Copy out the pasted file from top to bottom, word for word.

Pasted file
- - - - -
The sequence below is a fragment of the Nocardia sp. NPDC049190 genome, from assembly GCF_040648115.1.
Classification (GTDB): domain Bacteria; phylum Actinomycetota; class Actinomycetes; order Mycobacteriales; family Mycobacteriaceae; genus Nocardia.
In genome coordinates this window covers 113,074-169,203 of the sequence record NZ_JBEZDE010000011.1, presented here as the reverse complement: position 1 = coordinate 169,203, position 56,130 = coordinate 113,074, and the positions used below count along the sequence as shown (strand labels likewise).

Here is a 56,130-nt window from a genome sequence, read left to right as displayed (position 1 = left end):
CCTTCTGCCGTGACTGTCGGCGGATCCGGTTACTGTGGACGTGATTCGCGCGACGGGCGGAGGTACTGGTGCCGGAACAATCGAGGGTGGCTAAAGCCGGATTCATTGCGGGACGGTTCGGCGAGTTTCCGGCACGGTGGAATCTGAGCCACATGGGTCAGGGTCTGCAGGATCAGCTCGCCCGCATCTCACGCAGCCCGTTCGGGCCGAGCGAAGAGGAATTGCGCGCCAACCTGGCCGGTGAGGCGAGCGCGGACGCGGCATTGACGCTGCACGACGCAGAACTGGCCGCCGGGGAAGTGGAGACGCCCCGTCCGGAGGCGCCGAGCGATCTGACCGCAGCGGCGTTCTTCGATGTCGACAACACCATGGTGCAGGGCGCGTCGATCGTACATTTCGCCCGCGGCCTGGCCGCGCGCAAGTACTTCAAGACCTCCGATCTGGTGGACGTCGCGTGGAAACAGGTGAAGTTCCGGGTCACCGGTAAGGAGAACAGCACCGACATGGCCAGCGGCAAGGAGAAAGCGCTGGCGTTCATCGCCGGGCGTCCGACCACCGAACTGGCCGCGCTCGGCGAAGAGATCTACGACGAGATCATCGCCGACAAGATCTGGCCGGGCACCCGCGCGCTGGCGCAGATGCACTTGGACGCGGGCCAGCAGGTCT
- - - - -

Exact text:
The sequence below is a fragment of the Nocardia sp. NPDC049190 genome, from assembly GCF_040648115.1.
Classification (GTDB): domain Bacteria; phylum Actinomycetota; class Actinomycetes; order Mycobacteriales; family Mycobacteriaceae; genus Nocardia.
In genome coordinates this window covers 113,074-169,203 of the sequence record NZ_JBEZDE010000011.1, presented here as the reverse complement: position 1 = coordinate 169,203, position 56,130 = coordinate 113,074, and the positions used below count along the sequence as shown (strand labels likewise).

Here is a 56,130-nt window from a genome sequence, read left to right as displayed (position 1 = left end):
CCTTCTGCCGTGACTGTCGGCGGATCCGGTTACTGTGGACGTGATTCGCGCGACGGGCGGAGGTACTGGTGCCGGAACAATCGAGGGTGGCTAAAGCCGGATTCATTGCGGGACGGTTCGGCGAGTTTCCGGCACGGTGGAATCTGAGCCACATGGGTCAGGGTCTGCAGGATCAGCTCGCCCGCATCTCACGCAGCCCGTTCGGGCCGAGCGAAGAGGAATTGCGCGCCAACCTGGCCGGTGAGGCGAGCGCGGACGCGGCATTGACGCTGCACGACGCAGAACTGGCCGCCGGGGAAGTGGAGACGCCCCGTCCGGAGGCGCCGAGCGATCTGACCGCAGCGGCGTTCTTCGATGTCGACAACACCATGGTGCAGGGCGCGTCGATCGTACATTTCGCCCGCGGCCTGGCCGCGCGCAAGTACTTCAAGACCTCCGATCTGGTGGACGTCGCGTGGAAACAGGTGAAGTTCCGGGTCACCGGTAAGGAGAACAGCACCGACATGGCCAGCGGCAAGGAGAAAGCGCTGGCGTTCATCGCCGGGCGTCCGACCACCGAACTGGCCGCGCTCGGCGAAGAGATCTACGACGAGATCATCGCCGACAAGATCTGGCCGGGCACCCGCGCGCTGGCGCAGATGCACTTGGACGCGGGCCAGCAGGTCT